Thanks for the information! I wasn't sure whether that slight trim of mesh plus the ceiling would be adequate for ventilation.
The key to using glass is ventilation. If done correctly, I think it's actually better than wire mesh if the enclosure is big enough. You need to keep the air moving and exchange the air using fans.

For attaching branches, try closet pole holders
Closet pole holders? Are you referring to the rod supports that need to be screwed in, or the ones that have adjustable sizes? I'd be afraid he would attempt to climb them.
This member did a lot of work on this subject you may want to read his posts. Here is one to get you started.

Advise needed on using a fan in enclosure

and other threads by broderp&c[users]=broderp&o=relevance
After viewing that thread, it is difficult to see how the branches are attached to the glass. Does it look as if it is just a type of gorilla glue? My skepticism has risen from the fact that I will need to add branches that can support a pathos plant hanging from the side of the enclosure. Will silicon or a type of epoxy or glue allow a pathos plant to be structurally sound?

Yesterday I moved my room around to allow enough room for me to put together the new tank. After I leave work in a few hours I will be picking up some plywood to (1) make the frame for the side of the enclosure which I will be making out of mesh and (2) make some DIY dragon-strand ledges for the sides of the enclosure to attach the branches and plants.

Referring to my earlier mentions of creating a false floor, I picked up some light diffuser egg crate and tile from my local home depot. I will be making the floor a few inches high to allow water to seep through and siphon out through the side of the cage that I will be turning to mesh. My plan is to drill a hole in the bottom of the plywood frame, slightly below the false floor. I will then attach an air-tight line to the hole, allowing the water underneath the false floor to be siphoned out. This is the best idea I can come up with, with respect to drainage as the bottom piece of the tank has a 3-inch rim of glass around it. I understand that this may be difficult to visualize, therefore I will post a picture of it once I am home from work.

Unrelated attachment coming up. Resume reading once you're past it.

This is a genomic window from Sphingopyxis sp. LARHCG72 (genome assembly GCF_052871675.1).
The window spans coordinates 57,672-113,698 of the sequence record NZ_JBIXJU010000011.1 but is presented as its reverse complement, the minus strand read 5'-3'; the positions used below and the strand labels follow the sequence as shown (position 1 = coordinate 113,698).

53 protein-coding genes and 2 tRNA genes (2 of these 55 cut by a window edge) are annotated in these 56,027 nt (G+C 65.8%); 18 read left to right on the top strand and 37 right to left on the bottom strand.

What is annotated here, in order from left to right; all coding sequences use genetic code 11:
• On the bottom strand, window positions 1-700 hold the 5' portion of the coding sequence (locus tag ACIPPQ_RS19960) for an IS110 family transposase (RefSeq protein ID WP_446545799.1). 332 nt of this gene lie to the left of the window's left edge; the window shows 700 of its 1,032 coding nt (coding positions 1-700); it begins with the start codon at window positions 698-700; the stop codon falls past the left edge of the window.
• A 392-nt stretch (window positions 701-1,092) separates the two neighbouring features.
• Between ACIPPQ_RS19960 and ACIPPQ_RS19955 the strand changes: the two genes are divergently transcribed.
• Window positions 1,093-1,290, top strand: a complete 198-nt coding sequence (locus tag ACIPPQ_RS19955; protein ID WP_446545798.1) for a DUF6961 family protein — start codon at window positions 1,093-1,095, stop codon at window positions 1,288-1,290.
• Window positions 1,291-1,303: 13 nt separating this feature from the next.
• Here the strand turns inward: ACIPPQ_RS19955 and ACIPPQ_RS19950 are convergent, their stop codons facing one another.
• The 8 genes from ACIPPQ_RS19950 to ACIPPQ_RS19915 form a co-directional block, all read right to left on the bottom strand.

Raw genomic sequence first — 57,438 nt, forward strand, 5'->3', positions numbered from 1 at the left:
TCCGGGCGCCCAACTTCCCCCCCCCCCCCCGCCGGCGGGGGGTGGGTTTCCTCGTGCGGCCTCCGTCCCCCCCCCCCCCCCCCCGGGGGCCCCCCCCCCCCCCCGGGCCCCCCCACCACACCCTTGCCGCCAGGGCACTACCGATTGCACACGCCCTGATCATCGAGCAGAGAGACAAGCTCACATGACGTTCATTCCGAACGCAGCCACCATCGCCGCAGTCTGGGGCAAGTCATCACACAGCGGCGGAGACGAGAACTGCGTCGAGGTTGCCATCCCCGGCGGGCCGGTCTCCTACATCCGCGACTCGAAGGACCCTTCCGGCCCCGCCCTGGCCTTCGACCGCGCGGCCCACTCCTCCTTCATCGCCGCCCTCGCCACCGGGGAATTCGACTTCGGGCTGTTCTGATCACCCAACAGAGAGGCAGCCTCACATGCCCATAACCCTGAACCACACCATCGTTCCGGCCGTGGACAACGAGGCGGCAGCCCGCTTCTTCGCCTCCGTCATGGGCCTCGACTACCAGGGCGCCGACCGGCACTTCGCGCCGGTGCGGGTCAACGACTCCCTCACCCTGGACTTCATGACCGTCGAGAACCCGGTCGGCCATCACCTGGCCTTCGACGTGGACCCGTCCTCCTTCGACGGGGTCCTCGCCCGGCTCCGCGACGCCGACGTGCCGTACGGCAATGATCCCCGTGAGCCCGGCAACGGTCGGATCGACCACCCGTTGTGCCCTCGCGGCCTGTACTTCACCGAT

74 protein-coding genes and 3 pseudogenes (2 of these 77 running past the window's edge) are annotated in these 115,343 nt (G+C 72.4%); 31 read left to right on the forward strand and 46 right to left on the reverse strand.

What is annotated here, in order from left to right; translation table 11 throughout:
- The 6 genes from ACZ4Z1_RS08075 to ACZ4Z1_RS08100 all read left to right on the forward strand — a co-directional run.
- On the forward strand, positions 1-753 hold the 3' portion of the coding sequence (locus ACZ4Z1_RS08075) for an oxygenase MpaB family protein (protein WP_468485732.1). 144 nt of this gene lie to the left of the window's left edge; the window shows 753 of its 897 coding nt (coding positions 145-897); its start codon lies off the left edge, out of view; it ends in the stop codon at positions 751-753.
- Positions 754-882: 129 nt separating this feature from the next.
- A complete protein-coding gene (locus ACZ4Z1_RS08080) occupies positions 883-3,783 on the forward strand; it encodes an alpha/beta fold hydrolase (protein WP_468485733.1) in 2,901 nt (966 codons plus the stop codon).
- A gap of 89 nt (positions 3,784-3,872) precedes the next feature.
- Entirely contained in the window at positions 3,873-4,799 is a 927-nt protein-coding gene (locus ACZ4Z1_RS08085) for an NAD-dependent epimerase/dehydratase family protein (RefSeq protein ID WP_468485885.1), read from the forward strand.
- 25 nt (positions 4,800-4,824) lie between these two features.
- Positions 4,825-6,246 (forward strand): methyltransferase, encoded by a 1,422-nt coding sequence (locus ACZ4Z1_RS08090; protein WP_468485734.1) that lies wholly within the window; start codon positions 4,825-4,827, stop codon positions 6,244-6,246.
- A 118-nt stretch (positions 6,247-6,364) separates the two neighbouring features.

If anyone has any ideas or sees issues in my current plans please let me know!

Thanks
 
Mine have no problem holding a few 6 inch pots, but the top is made from 1/2 inch PVC Hardware Cloth
I spent the majority of yesterday attempting to make some DIY dragon-strand ledges to hold up the plants. I used gorilla glue to attempt to get the wood to stay in place, however once I tied a pathos plant to it, it began sliding. Therefore, I think I will try hanging them from the top of the enclosure as you suggested.
You can use polyurethane foam(great stuff) to mount branches of the glass
Silicon would do the trick as well, yes?
 
I spent the majority of yesterday attempting to make some DIY dragon-strand ledges to hold up the plants. I used gorilla glue to attempt to get the wood to stay in place, however once I tied a pathos plant to it, it began sliding. Therefore, I think I will try hanging them from the top of the enclosure as you suggested.

Silicon would do the trick as well, yes?
Yes, It works for the light branches, just make sure u are using silicons without mildew resistance and mold inhibitors.
 
Hello, my friends!

I appreciate the consistent help I have received through utilizing these forums.

My girlfriend and I have recently purchased a 48x48x24 (4ft high, 2ft wide, 4ft long) Atasuki glass enclosure to give our boy a big-boy cage. We ultimately decided on a glass enclosure as I live in Eastern Canada, allowing more leeway regarding humidity control. We are theorizing how we want to take on this endeavour, so I would appreciate hearing any ideas, tips, or tricks regarding the construction of the cage. His current cage is mesh, which is why I have numerous questions regarding the glass cage.

Our current ideas that I would like to share for feedback:
1. We have discussed creating a wooden frame and stapling mesh on it to replace one of the side panels to allow for better ventilation due to the risk of URIs.

2. After finding out the glass is tempered, we have decided to create a false floor with light dimmers and tile to allow for manual drainage via an air-tight line.

I'm not completely sure how we would go about attaching the branches and plants to the glass, perhaps by using glue or silicon?

If you have any tips, tricks, or ideas, it would be greatly appreciated. Thanks so much :)
Hello,
I just stumbled in this post looking for some inspiration for my glass enclosure. Would you share some photos and an explanation of the branch and drainage system you ended with please?
Cheers